May 20, 2022

The Birth Of Modern “Sovereignty” – The Dialectic Of Subjection And Abjection, Part 2 (Carl Raschke)

The following is the second of a two-part series. The first can be found here. It is not incidental that the apologists for these necropolitical regimes as they were in the midst of their formation always considered them “humane” in some ironic, if not perverse, sense of the word.  The Spanish Conquistadors essentially wielded against […]

Neoliberalism, Populism, And Modern Transforms of Sovereignty – From The Doctrine of Discovery To The Capitalist “Thaumaturgy”, Part 2 (Carl Raschke)

The following is the second of a two-part series. The first can be found here. Sovereignty and the Modern Doctrine of Dominion The advent of a brave, new world bifurcated between neoliberalism and populism, while bringing about the erosion of politics itself, has in the same breath led to the dissipation of all structures, principles, […]

The Sociological Deficit Of Contemporary Critical Theory – Axel Honneth’s Theory Of Recognition, Part 1 (Piet Strydom)

The following is the first installment of a four-part series. From his doctoral work published in extended form in 1985 under the title of Kritik der Macht to interviews as late as 2003 and 2009, Axel Honneth repeats the claim that the tradition of Frankfurt School Critical Theory as a whole suffers from what he […]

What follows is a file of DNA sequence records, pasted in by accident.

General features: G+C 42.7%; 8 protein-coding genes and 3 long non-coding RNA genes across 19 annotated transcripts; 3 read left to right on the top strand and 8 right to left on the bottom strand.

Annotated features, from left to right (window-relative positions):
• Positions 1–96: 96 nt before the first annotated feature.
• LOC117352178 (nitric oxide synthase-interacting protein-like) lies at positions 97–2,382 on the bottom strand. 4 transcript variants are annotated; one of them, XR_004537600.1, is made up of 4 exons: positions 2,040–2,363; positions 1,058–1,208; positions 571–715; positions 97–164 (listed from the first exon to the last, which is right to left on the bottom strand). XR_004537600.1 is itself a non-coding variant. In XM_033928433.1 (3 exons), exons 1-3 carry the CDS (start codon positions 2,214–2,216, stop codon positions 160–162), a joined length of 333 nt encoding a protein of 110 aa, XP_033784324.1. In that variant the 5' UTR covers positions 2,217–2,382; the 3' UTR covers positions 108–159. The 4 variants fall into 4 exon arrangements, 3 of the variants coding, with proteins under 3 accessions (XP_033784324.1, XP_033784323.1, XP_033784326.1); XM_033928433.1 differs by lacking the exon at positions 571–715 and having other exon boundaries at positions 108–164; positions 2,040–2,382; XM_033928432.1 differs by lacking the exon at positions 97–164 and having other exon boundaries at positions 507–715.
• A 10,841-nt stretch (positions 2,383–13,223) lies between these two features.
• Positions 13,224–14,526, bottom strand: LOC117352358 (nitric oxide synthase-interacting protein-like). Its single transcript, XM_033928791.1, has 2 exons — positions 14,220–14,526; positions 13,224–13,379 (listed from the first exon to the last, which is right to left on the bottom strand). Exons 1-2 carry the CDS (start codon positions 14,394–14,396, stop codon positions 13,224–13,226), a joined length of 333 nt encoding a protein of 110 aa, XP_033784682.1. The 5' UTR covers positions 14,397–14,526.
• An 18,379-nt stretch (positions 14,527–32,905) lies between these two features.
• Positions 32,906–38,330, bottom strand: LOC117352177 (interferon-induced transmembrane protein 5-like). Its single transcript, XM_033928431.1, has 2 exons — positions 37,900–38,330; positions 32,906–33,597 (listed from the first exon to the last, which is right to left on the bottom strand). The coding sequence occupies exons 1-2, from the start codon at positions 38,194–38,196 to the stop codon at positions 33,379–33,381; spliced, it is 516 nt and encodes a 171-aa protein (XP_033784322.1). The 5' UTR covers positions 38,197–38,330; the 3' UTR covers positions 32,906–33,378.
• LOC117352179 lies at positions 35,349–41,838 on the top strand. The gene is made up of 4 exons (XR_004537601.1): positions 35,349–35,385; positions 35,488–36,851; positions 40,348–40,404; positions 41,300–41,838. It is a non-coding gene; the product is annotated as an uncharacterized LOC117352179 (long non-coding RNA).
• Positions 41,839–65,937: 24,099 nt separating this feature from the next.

The Dialectic Of Enlightenment From A Postsecular Lens, Part 4 (Roger Green)

I have been working through a reading of Max Horkheimer and Thedor Adorno’s classic work of Critical Theory, Dialectic of Enlightenment.  I am particularly interested in the use of literary concepts in their critique.  As we have seen in earlier posts, their first few chapters moved historically, seeing the core of enlightenment in Odysseus as […]

Is Political History Fundamentally About the State? Part 1 (Keir Martland)

The following is the first installment of a two-part series.  According to Erika Cudworth and John McGovern in The Modern State: Theories and Ideologies, in politics the state is defined as a political community living under a single system of government in the most basic terms. Additionally, the state is a key element of modern […]

Beyond Religious Ideas – The Legacy Of Max Weber In Critical Theory And Critical Religion (Joel Harrison)

The following is the first of a two-part series. In his essay “The Failure of Nerve in the Academic Study of Religion,” (141-62) Donald Wiebe heralds a courageous return to the Enlightenment principles which once characterized the “science of religion,” particularly in the nineteenth century. Just a year after he first published the essay (1984), […]